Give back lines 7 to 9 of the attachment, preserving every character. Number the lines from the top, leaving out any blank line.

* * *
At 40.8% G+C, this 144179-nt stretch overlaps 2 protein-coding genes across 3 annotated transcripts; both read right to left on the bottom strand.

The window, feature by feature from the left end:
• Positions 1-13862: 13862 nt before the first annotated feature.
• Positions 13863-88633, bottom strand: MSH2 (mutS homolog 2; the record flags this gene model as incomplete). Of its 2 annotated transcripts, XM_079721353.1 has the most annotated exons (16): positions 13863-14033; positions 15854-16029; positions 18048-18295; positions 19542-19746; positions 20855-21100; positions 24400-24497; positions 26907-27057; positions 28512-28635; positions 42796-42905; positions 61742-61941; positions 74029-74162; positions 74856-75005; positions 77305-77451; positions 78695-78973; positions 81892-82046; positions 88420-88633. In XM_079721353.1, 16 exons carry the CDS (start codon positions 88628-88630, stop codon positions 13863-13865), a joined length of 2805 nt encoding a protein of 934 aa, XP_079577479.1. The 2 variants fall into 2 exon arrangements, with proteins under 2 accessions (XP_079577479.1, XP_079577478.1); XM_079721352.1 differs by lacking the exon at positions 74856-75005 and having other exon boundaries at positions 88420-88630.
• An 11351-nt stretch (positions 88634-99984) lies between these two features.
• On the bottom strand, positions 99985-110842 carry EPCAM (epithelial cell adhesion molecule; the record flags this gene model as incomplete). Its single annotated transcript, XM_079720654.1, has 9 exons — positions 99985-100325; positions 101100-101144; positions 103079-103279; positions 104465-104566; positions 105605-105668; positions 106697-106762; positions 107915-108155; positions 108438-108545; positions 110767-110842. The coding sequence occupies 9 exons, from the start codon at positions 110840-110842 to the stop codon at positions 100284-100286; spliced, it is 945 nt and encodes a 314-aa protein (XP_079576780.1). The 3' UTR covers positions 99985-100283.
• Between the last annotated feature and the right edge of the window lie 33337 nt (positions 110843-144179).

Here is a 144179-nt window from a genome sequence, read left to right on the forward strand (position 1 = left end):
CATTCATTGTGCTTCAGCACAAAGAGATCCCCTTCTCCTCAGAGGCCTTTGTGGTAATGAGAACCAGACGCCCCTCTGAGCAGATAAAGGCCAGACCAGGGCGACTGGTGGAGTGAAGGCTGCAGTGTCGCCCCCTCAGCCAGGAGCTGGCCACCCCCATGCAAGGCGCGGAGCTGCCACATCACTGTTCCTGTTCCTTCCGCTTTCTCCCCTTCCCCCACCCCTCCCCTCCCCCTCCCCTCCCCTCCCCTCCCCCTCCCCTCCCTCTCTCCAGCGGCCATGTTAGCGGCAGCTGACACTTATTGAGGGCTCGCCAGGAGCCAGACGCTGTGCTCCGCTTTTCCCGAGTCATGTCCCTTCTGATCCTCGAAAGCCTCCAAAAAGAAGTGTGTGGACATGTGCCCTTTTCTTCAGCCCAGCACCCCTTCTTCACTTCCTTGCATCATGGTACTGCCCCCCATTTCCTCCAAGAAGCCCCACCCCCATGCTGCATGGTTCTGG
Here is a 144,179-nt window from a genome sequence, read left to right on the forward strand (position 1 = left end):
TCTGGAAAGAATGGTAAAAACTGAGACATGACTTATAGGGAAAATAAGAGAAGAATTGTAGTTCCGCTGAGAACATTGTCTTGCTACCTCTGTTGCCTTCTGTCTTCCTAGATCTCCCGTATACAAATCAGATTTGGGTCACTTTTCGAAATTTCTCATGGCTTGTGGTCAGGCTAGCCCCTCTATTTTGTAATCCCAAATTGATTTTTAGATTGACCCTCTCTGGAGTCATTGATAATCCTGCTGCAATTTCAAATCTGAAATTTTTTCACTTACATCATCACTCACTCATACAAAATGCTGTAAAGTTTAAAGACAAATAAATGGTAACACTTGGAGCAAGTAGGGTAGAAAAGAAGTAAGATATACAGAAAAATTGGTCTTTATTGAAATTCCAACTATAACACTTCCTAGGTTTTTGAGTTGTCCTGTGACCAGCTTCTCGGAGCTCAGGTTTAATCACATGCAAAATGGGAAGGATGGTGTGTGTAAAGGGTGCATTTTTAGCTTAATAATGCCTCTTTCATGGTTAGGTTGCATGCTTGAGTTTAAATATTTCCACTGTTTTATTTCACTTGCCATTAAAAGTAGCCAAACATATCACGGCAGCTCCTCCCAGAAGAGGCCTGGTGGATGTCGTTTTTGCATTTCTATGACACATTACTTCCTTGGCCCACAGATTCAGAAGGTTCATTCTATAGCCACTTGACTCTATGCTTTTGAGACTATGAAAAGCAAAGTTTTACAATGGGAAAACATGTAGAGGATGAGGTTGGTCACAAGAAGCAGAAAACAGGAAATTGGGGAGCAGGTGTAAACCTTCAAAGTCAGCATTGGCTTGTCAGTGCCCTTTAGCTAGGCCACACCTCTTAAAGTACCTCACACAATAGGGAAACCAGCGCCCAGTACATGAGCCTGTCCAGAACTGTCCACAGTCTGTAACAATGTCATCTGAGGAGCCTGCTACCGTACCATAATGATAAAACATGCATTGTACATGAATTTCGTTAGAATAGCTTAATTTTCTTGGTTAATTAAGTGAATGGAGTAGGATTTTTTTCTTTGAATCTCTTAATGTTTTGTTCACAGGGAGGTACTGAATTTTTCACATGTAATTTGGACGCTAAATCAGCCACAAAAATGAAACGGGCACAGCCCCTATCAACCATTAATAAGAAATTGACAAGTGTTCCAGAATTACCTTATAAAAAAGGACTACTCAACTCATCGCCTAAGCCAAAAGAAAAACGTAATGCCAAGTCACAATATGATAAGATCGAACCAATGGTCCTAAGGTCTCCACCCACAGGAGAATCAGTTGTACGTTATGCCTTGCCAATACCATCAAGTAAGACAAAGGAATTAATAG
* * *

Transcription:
• Between the last annotated feature and the right edge of the window lie 33337 nt (positions 110843-144179).

Here is a 144179-nt window from a genome sequence, read left to right on the forward strand (position 1 = left end):
CATTCATTGTGCTTCAGCACAAAGAGATCCCCTTCTCCTCAGAGGCCTTTGTGGTAATGAGAACCAGACGCCCCTCTGAGCAGATAAAGGCCAGACCAGGGCGACTGGTGGAGTGAAGGCTGCAGTGTCGCCCCCTCAGCCAGGAGCTGGCCACCCCCATGCAAGGCGCGGAGCTGCCACATCACTGTTCCTGTTCCTTCCGCTTTCTCCCCTTCCCCCACCCCTCCCCTCCCCCTCCCCTCCCCTCCCCTCCCCCTCCCCTCCCTCTCTCCAGCGGCCATGTTAGCGGCAGCTGACACTTATTGAGGGCTCGCCAGGAGCCAGACGCTGTGCTCCGCTTTTCCCGAGTCATGTCCCTTCTGATCCTCGAAAGCCTCCAAAAAGAAGTGTGTGGACATGTGCCCTTTTCTTCAGCCCAGCACCCCTTCTTCACTTCCTTGCATCATGGTACTGCCCCCCATTTCCTCCAAGAAGCCCCACCCCCATGCTGCATGGTTCTGG